When was the last time you sat down and read out loud? If you have children, then you have a definitive advantage over those people who don’t. Why? Well, you have a ready and willing audience who are going to love your “presentation”. It doesn’t matter that your presentation is actually a story about Goldilocks and the three bears, or Harry Potter and the Philosophers Stone. You are sharing a message with people who genuinely and honestly want to hear what you have to tell them.
And it is the same with most presentations that you have to give, your audience wants you to succeed, they want to hear your message and the way that you say it. They want to know what difference you can make to them your message might be as simple as “If I can do this, so can you.” Or it can be as complex as planetary orbits in xy galaxy, people are there because they want to listen, they want to experience and they want to know. Your job is to make whatever subject you have chosen interesting enough to capture and keep their attention. And the way that you do it is simple. It’s like giving characters in a story a voice. Your voice.
My children are old enough to read to themselves these days, but I know that as soon as I pick up a book and start to read out loud, they immediately stop whatever it is they are doing and come and listen.
I have found that the more you give of yourself, the more they the audience will get out of it, and as a direct consequence, how much more you will get out of the process too.
There is another aspect to reading aloud that you have not perhaps thought about. How many real opportunities do you get to hear yourself “speak”? Yes we all talk either one on one, or with groups of people, it’s called having a conversation. However, not many people are actually listening to what you have to say, simply because they are busily composing their next sentence. But when you read out loud, no one else is speaking, the audience are (in this case children) hanging onto every single word that you are saying.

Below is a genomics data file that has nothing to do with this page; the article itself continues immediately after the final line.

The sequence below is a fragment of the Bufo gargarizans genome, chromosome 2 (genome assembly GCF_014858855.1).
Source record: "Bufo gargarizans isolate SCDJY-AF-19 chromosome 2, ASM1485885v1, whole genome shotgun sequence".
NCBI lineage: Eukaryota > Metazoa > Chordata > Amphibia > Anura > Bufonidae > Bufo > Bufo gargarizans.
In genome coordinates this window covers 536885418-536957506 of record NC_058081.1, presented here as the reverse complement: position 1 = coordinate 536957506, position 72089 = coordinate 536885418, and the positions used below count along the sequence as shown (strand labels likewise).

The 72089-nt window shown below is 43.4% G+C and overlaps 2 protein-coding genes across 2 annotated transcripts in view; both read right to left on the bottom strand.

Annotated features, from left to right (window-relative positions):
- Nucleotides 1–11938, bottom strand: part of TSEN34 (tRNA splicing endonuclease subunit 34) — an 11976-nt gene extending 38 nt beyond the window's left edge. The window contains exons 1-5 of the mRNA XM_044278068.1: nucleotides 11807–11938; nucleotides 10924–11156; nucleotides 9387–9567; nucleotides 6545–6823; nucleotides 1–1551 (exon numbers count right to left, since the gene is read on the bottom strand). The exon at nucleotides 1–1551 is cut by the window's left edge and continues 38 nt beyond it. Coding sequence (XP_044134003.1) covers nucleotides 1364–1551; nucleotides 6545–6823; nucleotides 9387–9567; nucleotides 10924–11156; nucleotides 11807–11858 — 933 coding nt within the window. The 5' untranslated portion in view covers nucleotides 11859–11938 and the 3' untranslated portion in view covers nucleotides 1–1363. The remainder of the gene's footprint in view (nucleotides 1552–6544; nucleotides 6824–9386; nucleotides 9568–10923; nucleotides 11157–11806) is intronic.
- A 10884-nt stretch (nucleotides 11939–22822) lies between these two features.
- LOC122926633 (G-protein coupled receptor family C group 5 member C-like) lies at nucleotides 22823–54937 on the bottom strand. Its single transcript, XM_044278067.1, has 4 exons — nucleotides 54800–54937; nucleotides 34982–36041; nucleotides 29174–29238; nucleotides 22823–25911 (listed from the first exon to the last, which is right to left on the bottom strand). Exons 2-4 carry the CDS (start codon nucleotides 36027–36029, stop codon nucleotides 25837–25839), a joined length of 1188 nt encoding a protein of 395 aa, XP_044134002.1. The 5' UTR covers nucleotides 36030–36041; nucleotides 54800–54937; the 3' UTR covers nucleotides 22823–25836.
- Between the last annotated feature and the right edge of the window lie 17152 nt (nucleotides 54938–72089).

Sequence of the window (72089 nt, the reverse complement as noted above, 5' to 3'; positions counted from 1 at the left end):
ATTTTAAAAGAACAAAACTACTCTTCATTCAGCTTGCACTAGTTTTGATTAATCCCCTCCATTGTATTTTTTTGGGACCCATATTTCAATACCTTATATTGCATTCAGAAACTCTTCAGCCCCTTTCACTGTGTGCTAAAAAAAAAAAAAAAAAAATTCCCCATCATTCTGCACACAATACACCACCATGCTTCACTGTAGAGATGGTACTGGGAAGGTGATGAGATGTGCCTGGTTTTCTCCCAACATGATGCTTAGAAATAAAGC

Of course if you don’t have kids, try reading out loud to your partner, get them to share in the experience with you, explain what you are trying to do and ask for their support. You can also “borrow” some children, nephews and nieces, grandkids, the kids next door not only will they benefit, but the parents get a breather too. Alternatively you can do some voluntary work. There are hundreds of sick children, who would love to listen to a story, but you don’t have to limit it to children, people of all ages love to listen to the spoken word. Get creative and get your voice out there.
There is a final and wonderful bonus to this process. I am also passing on presentation skills to my children, because I am not the only one who reads. They also take their turn on “centre stage” and as the days and weeks have gone on, they have added their own voices and their emotions to the story and guests have also had to take their turn. My children will not be afraid to speak out loud as I was.
Presentations: Delivering your Message
As with all things, how you choose to deliver your presentation is entirely up to you, however, you may like to take into consideration the occasion and the audience as well.
Reading from your script:
Reading your entire speech from a script may give you confidence and ensure that nothing is forgotten or omitted, however it is the least desirable option for delivering your speech. You will find it more difficult to see your audience, and make it harder for them to get involved to you. When reading from a script it is extremely difficult to deliver your speech to your audience.